1. Do not behave like a helicopter.
Helicopter parenting, where parents “hover” over their children in an attempt to control their lives (social, academic, psychological, athletic, etc.), is the polar opposite of how the French parent. There is little desire to control a child’s life; on the contrary, the goal is rather to make them more self-sufficient early on by letting them experiment, experience failure, and make age-appropriate decisions. Walk onto a playground anywhere in France and you are unlikely to see parents standing next to their children helping them with the monkey bars. It’s not a matter of indifference or negligence, instead French parents believe that real learning comes from trial and error.
2. Create family-only time.
The French make time for their families throughout the week and weekends. During the week, evening meal times are at the heart of quality family time. The French sit down together for a home-made dinner (no matter how simple), put the screens away and focus on one another. Families spend a large part of their weekends together, whether playing sports, going for a long walk, taking in a museum, or simply relaxing. Chauffeuring children to multiple activities, sporting events, or non-stop playdates is not the norm.
3. When it’s playtime, it’s playtime!
And speaking of playgrounds, outdoor playtime and physical activity is extremely important in France. The school day is academically rigorous, and children are expected to behave properly and focus for long hours (usually 8:30am to 4:30pm even for the little ones). So when they go out to play, it is all about letting loose. During a typical school day there are up to three recess periods for children; two shorter ones and one long one. Not only is playing a physical activity, but the French believe it is a booster for the brain as well!
4. When it’s not playtime, it’s not playtime!
There is definitely a code of conduct and proper manners in France that are taken seriously. Early on, children are taught to sit down at the table for the entire meal, great adults properly (bisous on the cheeks), not interrupt others when they are speaking, and to sit still when the occasion calls for it. You won’t see children running around at restaurants, they are sitting down (without screens) and participating in conversation.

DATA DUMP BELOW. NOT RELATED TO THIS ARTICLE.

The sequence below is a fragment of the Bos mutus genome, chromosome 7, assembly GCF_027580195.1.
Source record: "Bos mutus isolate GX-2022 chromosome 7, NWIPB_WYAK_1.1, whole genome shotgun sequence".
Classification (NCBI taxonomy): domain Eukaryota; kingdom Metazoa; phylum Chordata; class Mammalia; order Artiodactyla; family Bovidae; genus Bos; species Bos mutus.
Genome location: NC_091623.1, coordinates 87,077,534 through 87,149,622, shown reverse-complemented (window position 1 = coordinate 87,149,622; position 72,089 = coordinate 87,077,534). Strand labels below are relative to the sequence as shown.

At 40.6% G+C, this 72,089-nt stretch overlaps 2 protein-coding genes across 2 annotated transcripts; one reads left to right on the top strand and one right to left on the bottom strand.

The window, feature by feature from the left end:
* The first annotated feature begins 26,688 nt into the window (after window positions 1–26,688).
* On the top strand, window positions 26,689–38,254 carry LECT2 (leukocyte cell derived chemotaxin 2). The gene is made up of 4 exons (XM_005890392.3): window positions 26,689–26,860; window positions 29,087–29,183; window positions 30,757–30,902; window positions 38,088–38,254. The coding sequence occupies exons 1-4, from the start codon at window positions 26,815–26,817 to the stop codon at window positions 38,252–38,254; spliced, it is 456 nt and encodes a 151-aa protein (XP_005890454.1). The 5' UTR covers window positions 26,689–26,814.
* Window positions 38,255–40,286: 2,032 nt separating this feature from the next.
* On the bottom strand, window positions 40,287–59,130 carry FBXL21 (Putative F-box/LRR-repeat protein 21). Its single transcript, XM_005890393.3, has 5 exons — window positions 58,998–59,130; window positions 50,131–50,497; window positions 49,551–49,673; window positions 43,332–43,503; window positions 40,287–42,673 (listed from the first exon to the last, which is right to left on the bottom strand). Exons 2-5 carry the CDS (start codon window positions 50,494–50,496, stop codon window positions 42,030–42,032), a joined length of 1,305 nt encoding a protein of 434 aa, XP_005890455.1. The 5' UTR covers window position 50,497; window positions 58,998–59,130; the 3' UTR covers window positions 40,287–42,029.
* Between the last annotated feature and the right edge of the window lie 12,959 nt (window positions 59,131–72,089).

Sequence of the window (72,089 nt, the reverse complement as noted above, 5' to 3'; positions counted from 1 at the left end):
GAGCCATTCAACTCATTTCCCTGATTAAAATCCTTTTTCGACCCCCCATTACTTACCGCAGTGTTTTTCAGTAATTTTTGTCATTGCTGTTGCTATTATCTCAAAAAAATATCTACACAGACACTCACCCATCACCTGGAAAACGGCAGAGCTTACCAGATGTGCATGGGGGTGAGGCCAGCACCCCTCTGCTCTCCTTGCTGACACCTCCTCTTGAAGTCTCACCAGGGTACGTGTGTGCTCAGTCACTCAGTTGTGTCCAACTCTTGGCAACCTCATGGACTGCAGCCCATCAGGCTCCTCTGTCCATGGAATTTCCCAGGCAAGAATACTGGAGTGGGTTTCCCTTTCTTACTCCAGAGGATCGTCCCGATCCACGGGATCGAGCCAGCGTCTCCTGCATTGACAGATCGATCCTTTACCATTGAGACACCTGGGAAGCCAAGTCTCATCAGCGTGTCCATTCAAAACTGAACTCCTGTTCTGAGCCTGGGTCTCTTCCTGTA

5. Serve your children real food.
You won’t find many French children, including toddlers, who eat only plain pasta and Cheerios! The French take their food seriously, and this includes the food they serve to children. More often than not, from a young age, children are expected to eat the same food as adults. There is no custom of serving the children one meal, and adults a different one. They pretty much eat the same, only in smaller quantities. Once they are big enough to handle a glass, they drink out of adult glasses, use regular place settings, and sit in regular chairs. Even relatively “adult” foods like mushrooms, raw oysters, any type of shellfish, foie gras, and all the other foods that make French cuisine famous, become part of the repertoire early on. And that includes exposure to France’s 300+ varieties of cheese!
6. Make sure the parents are considered just as important as children.
Parents, especially mothers, do not tend to “lose themselves” when they have children. They consider their priorities and well-being as important as the child’s. After all, if they aren’t taking care of themselves, what good are they to their kids? Careers continue (many new mothers get several months off for maternity leave, then go back to work) as daycare is plentiful and full-time public schooling begins at age 3. Husbands and wives tend to carve out time for themselves, perhaps relying on grandparents to help out with babysitting duties. And French mothers don’t consider having children a barrier to dressing well, staying feminine and keeping their strong sense of self.
7. Do not overschedule.
French children are not as highly scheduled as their North American counterparts. They do participate in sports and music programs, but there isn’t a desperate fear amongst French parents that their child will fail in life if they aren’t an athletic champion, president of the debate club, and a top musician simultaneously. The French take a more relaxed approach to activities. If it interferes too much with family life, is it really worth it? If the child is too tired, what is the point? They have a long, rigorous school day as it is, why add on too much? French mothers will not sacrifice sanity and their well-being for their children, nor do they believe that more is better when it comes to extra activities. Moderation tends to rule in this instance.
8. Screens are to be used with restraint.
In North America, I have walked into restaurants where a family of five is sitting at a table, each of them looking at their own screen. No conversation. Eating while texting. This is something that has not yet made it across to France. The French understand screen time is the reality in today’s world, but they are not slaves to it. They tend to avoid anything that completely shuts out family communication, and certainly at the dinner table.
9. Let the grandparents hold a significant role.
It is very common to see grandparents in France taking care of younger children. Extended family is important in France, and an amazing help to couples with young children. Not only are they extra pairs of reliable hands, but grandparents help pass on family and regional traditions to their grandchildren, which is of great importance to the French. Grandparents are often the key to restoring balance to the parents’ lives once they have children. And with all the school holidays in France, grandparents represent a huge support of value added childcare to working couples.
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